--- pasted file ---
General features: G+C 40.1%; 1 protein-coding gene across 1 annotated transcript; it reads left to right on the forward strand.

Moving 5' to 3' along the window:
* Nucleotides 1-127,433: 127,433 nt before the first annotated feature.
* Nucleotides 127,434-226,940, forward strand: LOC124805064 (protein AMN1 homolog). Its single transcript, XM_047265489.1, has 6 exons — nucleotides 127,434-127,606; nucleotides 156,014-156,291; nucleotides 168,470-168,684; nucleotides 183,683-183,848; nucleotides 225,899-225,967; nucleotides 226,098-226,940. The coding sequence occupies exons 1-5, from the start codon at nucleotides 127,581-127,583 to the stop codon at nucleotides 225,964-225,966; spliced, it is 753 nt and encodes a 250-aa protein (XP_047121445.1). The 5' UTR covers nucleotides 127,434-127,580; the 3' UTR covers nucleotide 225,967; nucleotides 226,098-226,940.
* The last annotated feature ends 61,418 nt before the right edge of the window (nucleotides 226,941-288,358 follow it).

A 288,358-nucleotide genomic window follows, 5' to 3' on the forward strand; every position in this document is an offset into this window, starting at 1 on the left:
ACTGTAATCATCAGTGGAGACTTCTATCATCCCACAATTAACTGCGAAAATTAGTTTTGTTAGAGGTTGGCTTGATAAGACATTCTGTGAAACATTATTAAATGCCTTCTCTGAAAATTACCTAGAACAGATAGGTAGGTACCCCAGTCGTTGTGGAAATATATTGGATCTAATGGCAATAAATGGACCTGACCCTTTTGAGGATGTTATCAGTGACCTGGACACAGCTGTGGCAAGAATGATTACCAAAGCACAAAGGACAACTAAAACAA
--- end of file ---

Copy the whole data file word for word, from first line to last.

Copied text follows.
General features: G+C 40.1%; 1 protein-coding gene across 1 annotated transcript; it reads left to right on the forward strand.

Moving 5' to 3' along the window:
* Nucleotides 1-127,433: 127,433 nt before the first annotated feature.
* Nucleotides 127,434-226,940, forward strand: LOC124805064 (protein AMN1 homolog). Its single transcript, XM_047265489.1, has 6 exons — nucleotides 127,434-127,606; nucleotides 156,014-156,291; nucleotides 168,470-168,684; nucleotides 183,683-183,848; nucleotides 225,899-225,967; nucleotides 226,098-226,940. The coding sequence occupies exons 1-5, from the start codon at nucleotides 127,581-127,583 to the stop codon at nucleotides 225,964-225,966; spliced, it is 753 nt and encodes a 250-aa protein (XP_047121445.1). The 5' UTR covers nucleotides 127,434-127,580; the 3' UTR covers nucleotide 225,967; nucleotides 226,098-226,940.
* The last annotated feature ends 61,418 nt before the right edge of the window (nucleotides 226,941-288,358 follow it).

A 288,358-nucleotide genomic window follows, 5' to 3' on the forward strand; every position in this document is an offset into this window, starting at 1 on the left:
ACTGTAATCATCAGTGGAGACTTCTATCATCCCACAATTAACTGCGAAAATTAGTTTTGTTAGAGGTTGGCTTGATAAGACATTCTGTGAAACATTATTAAATGCCTTCTCTGAAAATTACCTAGAACAGATAGGTAGGTACCCCAGTCGTTGTGGAAATATATTGGATCTAATGGCAATAAATGGACCTGACCCTTTTGAGGATGTTATCAGTGACCTGGACACAGCTGTGGCAAGAATGATTACCAAAGCACAAAGGACAACTAAAACAA